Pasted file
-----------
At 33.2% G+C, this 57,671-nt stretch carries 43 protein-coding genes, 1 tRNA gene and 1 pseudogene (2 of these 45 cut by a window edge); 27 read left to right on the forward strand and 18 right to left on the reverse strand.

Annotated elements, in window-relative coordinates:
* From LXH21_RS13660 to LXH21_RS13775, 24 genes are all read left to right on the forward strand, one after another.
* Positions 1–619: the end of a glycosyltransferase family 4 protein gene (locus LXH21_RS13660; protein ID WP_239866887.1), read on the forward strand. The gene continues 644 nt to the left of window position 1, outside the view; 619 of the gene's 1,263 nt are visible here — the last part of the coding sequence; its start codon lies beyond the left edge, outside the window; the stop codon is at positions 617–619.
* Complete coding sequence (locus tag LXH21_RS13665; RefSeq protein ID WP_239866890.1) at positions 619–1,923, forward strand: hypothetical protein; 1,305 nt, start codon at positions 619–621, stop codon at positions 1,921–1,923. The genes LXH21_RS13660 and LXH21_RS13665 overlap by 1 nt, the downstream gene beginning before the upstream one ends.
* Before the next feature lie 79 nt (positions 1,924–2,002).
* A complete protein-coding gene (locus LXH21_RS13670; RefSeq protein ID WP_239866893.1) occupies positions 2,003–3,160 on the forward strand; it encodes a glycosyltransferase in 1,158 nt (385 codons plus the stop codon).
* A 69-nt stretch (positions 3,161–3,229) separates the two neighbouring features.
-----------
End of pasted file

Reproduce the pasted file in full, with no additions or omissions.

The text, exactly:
At 33.2% G+C, this 57,671-nt stretch carries 43 protein-coding genes, 1 tRNA gene and 1 pseudogene (2 of these 45 cut by a window edge); 27 read left to right on the forward strand and 18 right to left on the reverse strand.

Annotated elements, in window-relative coordinates:
* From LXH21_RS13660 to LXH21_RS13775, 24 genes are all read left to right on the forward strand, one after another.
* Positions 1–619: the end of a glycosyltransferase family 4 protein gene (locus LXH21_RS13660; protein ID WP_239866887.1), read on the forward strand. The gene continues 644 nt to the left of window position 1, outside the view; 619 of the gene's 1,263 nt are visible here — the last part of the coding sequence; its start codon lies beyond the left edge, outside the window; the stop codon is at positions 617–619.
* Complete coding sequence (locus tag LXH21_RS13665; RefSeq protein ID WP_239866890.1) at positions 619–1,923, forward strand: hypothetical protein; 1,305 nt, start codon at positions 619–621, stop codon at positions 1,921–1,923. The genes LXH21_RS13660 and LXH21_RS13665 overlap by 1 nt, the downstream gene beginning before the upstream one ends.
* Before the next feature lie 79 nt (positions 1,924–2,002).
* A complete protein-coding gene (locus LXH21_RS13670; RefSeq protein ID WP_239866893.1) occupies positions 2,003–3,160 on the forward strand; it encodes a glycosyltransferase in 1,158 nt (385 codons plus the stop codon).
* A 69-nt stretch (positions 3,161–3,229) separates the two neighbouring features.